The ribbon was cut August 28 at a new home on Dorann Avenue for Community Options. Senator Kip Bateman, Assemblyman Andrew Zwicker, and Mayor Liz Lempert were among those on hand to help resident Jack Lidstone, who has autism and ADHD and works at McCaffrey’s Food Market, do the honors. The four-bedroom home, which will provide special needs housing credits towards Princeton’s affordable housing plan, was acquired through a funding partnership with Princeton. The funding allowed Community Options to fully renovate the home to meet the needs of the residents.

You don’t have to be a grandparent to participate in GrandPals, which matches adult volunteers aged 50 and up with children in Princeton Public Schools to promote a love of books. Shown here at Johnson Park School, Isabella Reyes, left, and GrandPal Stephanie Ives get ready to spend a half hour reading together. To recruit volunteers for the coming school year, an event will be held at PSRC’s Suzanne Patterson Building, 45 Stockton Street, Monday, September 17 at 11 a.m. Most volunteers read once a week with children during the day. Register online at princetonsenior.org or call (609) 924-7108.

“HARRY”: Artist Alan Taback’s dog Harry was the inspiration for many of his paintings. Taback’s recent works will be on exhibit in “Inspired by Love,” at the Blawenberg Café Gallery from September 16 to November 12. An opening reception is Sunday, September 16 from 2-4 p.m.

Blawenburg artist Alan Taback will be showing his paintings from this past spring and summer at the Blawenburg Café Gallery. The opening reception for the exhibition will be held on Sunday, September 16 from 2-4 p.m. The Café is located at 391 Route 518 in Blawenburg.

 more

TWIN GRINS: “Walter Chandoha: A Lifetime of Photography,” opens September 23 at the Hunterdon Art Museum. The exhibit showcases the animal photography of freelance photographer Walter Chandoha, along with still lifes of vegetables and fruits and vintage images of New York City. An opening reception is September 23 from 3 to 5 p.m.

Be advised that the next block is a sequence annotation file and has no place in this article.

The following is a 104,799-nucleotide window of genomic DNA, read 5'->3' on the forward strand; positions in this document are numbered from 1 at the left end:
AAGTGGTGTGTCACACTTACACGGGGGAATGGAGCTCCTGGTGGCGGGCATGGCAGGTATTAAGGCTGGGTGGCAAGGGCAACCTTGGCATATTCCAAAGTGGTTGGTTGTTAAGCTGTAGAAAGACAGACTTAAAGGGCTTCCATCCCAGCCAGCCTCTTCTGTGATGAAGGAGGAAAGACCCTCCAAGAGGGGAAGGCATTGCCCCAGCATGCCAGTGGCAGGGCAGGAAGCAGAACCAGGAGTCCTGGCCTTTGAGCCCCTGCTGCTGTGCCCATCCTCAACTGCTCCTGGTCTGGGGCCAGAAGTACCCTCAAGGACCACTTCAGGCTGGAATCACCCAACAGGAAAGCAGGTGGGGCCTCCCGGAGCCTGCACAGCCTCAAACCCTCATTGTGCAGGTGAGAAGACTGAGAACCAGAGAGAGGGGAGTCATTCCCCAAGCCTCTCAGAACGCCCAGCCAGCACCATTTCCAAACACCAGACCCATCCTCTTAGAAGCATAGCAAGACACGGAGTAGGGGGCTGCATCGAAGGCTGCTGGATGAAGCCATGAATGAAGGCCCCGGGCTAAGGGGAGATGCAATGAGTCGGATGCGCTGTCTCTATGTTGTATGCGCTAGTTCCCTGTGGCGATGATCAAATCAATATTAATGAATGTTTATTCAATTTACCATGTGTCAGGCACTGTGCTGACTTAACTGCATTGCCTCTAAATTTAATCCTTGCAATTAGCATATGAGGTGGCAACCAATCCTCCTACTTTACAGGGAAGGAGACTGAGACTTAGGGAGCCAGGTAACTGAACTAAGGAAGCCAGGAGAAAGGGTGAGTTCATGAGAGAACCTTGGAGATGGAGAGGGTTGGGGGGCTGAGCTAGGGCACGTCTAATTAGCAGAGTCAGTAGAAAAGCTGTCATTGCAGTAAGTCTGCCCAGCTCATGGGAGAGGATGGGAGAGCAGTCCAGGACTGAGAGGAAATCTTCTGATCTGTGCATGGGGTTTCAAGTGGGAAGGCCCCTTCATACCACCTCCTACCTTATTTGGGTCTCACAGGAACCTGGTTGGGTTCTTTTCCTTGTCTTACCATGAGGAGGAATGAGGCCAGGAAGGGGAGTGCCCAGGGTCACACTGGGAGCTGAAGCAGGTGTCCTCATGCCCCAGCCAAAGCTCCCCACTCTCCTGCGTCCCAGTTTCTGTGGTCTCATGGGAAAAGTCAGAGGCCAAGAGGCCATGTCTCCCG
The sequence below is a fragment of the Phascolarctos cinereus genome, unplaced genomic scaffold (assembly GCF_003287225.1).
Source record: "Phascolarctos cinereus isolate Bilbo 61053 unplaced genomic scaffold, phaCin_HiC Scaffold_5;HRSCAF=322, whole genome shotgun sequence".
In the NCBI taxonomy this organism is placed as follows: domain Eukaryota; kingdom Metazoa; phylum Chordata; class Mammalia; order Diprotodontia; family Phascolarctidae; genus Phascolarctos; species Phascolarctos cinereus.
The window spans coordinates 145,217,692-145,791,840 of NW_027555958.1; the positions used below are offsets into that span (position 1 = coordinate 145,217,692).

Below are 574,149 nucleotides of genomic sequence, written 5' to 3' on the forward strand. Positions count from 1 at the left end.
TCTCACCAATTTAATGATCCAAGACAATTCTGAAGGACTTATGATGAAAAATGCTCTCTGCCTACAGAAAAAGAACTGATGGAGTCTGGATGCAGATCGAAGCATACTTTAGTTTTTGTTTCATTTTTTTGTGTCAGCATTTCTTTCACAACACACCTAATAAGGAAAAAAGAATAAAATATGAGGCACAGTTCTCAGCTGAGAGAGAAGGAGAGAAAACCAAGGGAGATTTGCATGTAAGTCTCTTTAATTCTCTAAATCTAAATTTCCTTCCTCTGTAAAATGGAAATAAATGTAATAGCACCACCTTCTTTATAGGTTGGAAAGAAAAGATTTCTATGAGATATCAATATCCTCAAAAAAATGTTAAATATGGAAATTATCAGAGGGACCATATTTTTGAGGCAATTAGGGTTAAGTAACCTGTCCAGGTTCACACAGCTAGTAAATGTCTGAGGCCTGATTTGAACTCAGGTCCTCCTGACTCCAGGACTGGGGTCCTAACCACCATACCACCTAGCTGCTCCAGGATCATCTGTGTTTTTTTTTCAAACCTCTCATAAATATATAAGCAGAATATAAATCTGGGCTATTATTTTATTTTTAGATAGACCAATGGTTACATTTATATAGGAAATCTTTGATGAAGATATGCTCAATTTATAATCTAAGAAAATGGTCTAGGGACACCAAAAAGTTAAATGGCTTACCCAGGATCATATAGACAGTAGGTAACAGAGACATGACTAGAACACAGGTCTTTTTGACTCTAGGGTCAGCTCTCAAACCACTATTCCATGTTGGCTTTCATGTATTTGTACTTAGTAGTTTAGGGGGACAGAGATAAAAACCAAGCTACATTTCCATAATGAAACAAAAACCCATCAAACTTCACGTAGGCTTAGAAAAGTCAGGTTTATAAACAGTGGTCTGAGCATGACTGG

The Hunterdon Art Museum focuses on the freelance photography of Walter Chandoha in a solo exhibition opening this fall. The exhibition, “Walter Chandoha: A Lifetime of Photography,” showcases his cat photography, taken long before the days of Instagram; his vibrant still lifes of vegetables and fruits, and his New York City candid images of the late 1940s and early 1950s.

A reception celebrating the show’s opening will be held September 23 from 3 to 5 p.m. The museum will host a gallery talk with Chandoha on Sunday, October 7 at 11 a.m. Everyone is welcome at both events.

In a storied career spanning seven decades, Chandoha is best known for capturing the personalities of thousands of cats and dogs, and he became the go-to person whenever a Madison Avenue advertising director needed the perfect eyecatching pet photo.

Chandoha’s photos have appeared in newspapers, magazines, and trade journals around the world. He has authored numerous books, and at one time you could walk down the pet food aisle of any grocery store and more than half of the cat and dog photos on the packaging were taken by Chandoha.

The exhibition runs until January 6, 2019. HAM is giving a free signed poster of Chandoha’s famous photo of five kittens to the first 40 new or renewed museum members during the run of this exhibition.

The Hunterdon Museum is at 7 Lower Center Street in Clinton. For more information, call (908) 735-8415 or visit www.hunterdonartmuseum.org.